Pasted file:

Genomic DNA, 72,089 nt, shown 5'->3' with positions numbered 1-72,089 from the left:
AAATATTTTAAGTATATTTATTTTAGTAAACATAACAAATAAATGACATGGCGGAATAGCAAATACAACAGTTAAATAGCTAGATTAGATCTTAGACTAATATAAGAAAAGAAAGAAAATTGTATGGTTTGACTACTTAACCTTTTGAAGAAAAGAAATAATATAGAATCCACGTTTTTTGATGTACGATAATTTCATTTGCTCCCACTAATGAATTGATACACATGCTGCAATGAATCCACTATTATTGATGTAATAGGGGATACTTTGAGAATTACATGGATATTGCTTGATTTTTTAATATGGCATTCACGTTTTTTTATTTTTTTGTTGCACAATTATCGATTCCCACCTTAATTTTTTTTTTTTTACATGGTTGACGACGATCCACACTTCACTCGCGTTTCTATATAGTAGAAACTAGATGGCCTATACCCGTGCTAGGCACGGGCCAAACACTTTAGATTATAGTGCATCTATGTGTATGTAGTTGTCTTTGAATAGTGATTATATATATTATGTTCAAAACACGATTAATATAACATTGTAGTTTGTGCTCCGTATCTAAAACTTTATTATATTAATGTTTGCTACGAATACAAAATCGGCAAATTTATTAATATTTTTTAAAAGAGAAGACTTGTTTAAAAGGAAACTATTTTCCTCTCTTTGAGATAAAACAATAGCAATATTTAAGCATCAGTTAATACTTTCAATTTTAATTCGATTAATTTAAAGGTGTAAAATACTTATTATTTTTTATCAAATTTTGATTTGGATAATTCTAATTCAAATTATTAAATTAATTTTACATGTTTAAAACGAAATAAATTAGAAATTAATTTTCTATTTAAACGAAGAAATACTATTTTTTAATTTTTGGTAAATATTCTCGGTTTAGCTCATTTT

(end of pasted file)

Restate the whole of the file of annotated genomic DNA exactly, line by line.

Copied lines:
Genomic DNA, 72,089 nt, shown 5'->3' with positions numbered 1-72,089 from the left:
AAATATTTTAAGTATATTTATTTTAGTAAACATAACAAATAAATGACATGGCGGAATAGCAAATACAACAGTTAAATAGCTAGATTAGATCTTAGACTAATATAAGAAAAGAAAGAAAATTGTATGGTTTGACTACTTAACCTTTTGAAGAAAAGAAATAATATAGAATCCACGTTTTTTGATGTACGATAATTTCATTTGCTCCCACTAATGAATTGATACACATGCTGCAATGAATCCACTATTATTGATGTAATAGGGGATACTTTGAGAATTACATGGATATTGCTTGATTTTTTAATATGGCATTCACGTTTTTTTATTTTTTTGTTGCACAATTATCGATTCCCACCTTAATTTTTTTTTTTTTACATGGTTGACGACGATCCACACTTCACTCGCGTTTCTATATAGTAGAAACTAGATGGCCTATACCCGTGCTAGGCACGGGCCAAACACTTTAGATTATAGTGCATCTATGTGTATGTAGTTGTCTTTGAATAGTGATTATATATATTATGTTCAAAACACGATTAATATAACATTGTAGTTTGTGCTCCGTATCTAAAACTTTATTATATTAATGTTTGCTACGAATACAAAATCGGCAAATTTATTAATATTTTTTAAAAGAGAAGACTTGTTTAAAAGGAAACTATTTTCCTCTCTTTGAGATAAAACAATAGCAATATTTAAGCATCAGTTAATACTTTCAATTTTAATTCGATTAATTTAAAGGTGTAAAATACTTATTATTTTTTATCAAATTTTGATTTGGATAATTCTAATTCAAATTATTAAATTAATTTTACATGTTTAAAACGAAATAAATTAGAAATTAATTTTCTATTTAAACGAAGAAATACTATTTTTTAATTTTTGGTAAATATTCTCGGTTTAGCTCATTTT